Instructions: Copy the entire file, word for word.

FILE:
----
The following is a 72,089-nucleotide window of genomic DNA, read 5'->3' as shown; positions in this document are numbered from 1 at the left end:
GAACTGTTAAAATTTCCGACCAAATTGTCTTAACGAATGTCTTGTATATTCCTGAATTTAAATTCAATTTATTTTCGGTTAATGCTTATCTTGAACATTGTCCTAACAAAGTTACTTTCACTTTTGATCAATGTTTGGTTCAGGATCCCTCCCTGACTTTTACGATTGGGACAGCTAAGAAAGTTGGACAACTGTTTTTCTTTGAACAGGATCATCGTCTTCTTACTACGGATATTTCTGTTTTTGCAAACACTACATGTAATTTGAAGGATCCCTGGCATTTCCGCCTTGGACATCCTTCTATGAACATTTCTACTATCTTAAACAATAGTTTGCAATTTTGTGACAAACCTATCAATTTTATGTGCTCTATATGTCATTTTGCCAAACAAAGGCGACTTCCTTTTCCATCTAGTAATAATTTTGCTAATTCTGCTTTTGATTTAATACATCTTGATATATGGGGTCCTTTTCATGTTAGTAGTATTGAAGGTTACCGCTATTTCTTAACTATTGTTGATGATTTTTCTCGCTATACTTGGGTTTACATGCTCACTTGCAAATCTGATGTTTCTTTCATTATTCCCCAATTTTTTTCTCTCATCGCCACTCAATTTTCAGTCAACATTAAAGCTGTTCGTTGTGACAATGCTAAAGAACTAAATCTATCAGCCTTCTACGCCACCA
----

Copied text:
The following is a 72,089-nucleotide window of genomic DNA, read 5'->3' as shown; positions in this document are numbered from 1 at the left end:
GAACTGTTAAAATTTCCGACCAAATTGTCTTAACGAATGTCTTGTATATTCCTGAATTTAAATTCAATTTATTTTCGGTTAATGCTTATCTTGAACATTGTCCTAACAAAGTTACTTTCACTTTTGATCAATGTTTGGTTCAGGATCCCTCCCTGACTTTTACGATTGGGACAGCTAAGAAAGTTGGACAACTGTTTTTCTTTGAACAGGATCATCGTCTTCTTACTACGGATATTTCTGTTTTTGCAAACACTACATGTAATTTGAAGGATCCCTGGCATTTCCGCCTTGGACATCCTTCTATGAACATTTCTACTATCTTAAACAATAGTTTGCAATTTTGTGACAAACCTATCAATTTTATGTGCTCTATATGTCATTTTGCCAAACAAAGGCGACTTCCTTTTCCATCTAGTAATAATTTTGCTAATTCTGCTTTTGATTTAATACATCTTGATATATGGGGTCCTTTTCATGTTAGTAGTATTGAAGGTTACCGCTATTTCTTAACTATTGTTGATGATTTTTCTCGCTATACTTGGGTTTACATGCTCACTTGCAAATCTGATGTTTCTTTCATTATTCCCCAATTTTTTTCTCTCATCGCCACTCAATTTTCAGTCAACATTAAAGCTGTTCGTTGTGACAATGCTAAAGAACTAAATCTATCAGCCTTCTACGCCACCA